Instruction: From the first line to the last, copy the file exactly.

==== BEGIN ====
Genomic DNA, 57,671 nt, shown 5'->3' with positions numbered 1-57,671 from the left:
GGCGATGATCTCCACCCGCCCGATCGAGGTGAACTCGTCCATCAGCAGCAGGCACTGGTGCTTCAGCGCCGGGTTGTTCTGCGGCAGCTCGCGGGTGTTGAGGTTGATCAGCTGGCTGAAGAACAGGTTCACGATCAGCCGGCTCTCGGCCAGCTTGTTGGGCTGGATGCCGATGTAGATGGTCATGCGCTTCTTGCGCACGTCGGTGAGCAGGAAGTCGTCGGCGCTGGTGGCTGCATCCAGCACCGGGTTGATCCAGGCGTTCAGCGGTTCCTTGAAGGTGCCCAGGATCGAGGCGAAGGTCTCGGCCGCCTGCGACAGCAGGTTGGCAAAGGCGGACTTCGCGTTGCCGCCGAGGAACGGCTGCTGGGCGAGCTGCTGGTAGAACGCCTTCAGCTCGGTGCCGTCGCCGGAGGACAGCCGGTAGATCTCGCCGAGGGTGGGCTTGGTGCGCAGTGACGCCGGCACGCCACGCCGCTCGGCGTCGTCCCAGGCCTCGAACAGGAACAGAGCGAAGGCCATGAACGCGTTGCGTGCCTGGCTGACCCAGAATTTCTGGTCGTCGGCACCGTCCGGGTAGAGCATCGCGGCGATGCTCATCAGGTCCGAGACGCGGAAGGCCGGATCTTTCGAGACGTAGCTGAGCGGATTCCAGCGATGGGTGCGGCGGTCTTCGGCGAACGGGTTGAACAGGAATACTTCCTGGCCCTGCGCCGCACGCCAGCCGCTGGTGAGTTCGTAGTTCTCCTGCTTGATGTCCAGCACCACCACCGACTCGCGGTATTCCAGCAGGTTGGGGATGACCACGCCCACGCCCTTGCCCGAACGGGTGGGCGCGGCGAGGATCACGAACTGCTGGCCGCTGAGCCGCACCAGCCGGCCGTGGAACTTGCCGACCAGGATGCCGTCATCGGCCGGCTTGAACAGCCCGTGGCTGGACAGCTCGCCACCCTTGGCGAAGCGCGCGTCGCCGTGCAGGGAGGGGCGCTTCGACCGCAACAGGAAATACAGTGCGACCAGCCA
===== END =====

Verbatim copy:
Genomic DNA, 57,671 nt, shown 5'->3' with positions numbered 1-57,671 from the left:
GGCGATGATCTCCACCCGCCCGATCGAGGTGAACTCGTCCATCAGCAGCAGGCACTGGTGCTTCAGCGCCGGGTTGTTCTGCGGCAGCTCGCGGGTGTTGAGGTTGATCAGCTGGCTGAAGAACAGGTTCACGATCAGCCGGCTCTCGGCCAGCTTGTTGGGCTGGATGCCGATGTAGATGGTCATGCGCTTCTTGCGCACGTCGGTGAGCAGGAAGTCGTCGGCGCTGGTGGCTGCATCCAGCACCGGGTTGATCCAGGCGTTCAGCGGTTCCTTGAAGGTGCCCAGGATCGAGGCGAAGGTCTCGGCCGCCTGCGACAGCAGGTTGGCAAAGGCGGACTTCGCGTTGCCGCCGAGGAACGGCTGCTGGGCGAGCTGCTGGTAGAACGCCTTCAGCTCGGTGCCGTCGCCGGAGGACAGCCGGTAGATCTCGCCGAGGGTGGGCTTGGTGCGCAGTGACGCCGGCACGCCACGCCGCTCGGCGTCGTCCCAGGCCTCGAACAGGAACAGAGCGAAGGCCATGAACGCGTTGCGTGCCTGGCTGACCCAGAATTTCTGGTCGTCGGCACCGTCCGGGTAGAGCATCGCGGCGATGCTCATCAGGTCCGAGACGCGGAAGGCCGGATCTTTCGAGACGTAGCTGAGCGGATTCCAGCGATGGGTGCGGCGGTCTTCGGCGAACGGGTTGAACAGGAATACTTCCTGGCCCTGCGCCGCACGCCAGCCGCTGGTGAGTTCGTAGTTCTCCTGCTTGATGTCCAGCACCACCACCGACTCGCGGTATTCCAGCAGGTTGGGGATGACCACGCCCACGCCCTTGCCCGAACGGGTGGGCGCGGCGAGGATCACGAACTGCTGGCCGCTGAGCCGCACCAGCCGGCCGTGGAACTTGCCGACCAGGATGCCGTCATCGGCCGGCTTGAACAGCCCGTGGCTGGACAGCTCGCCACCCTTGGCGAAGCGCGCGTCGCCGTGCAGGGAGGGGCGCTTCGACCGCAACAGGAAATACAGTGCGACCAGCCA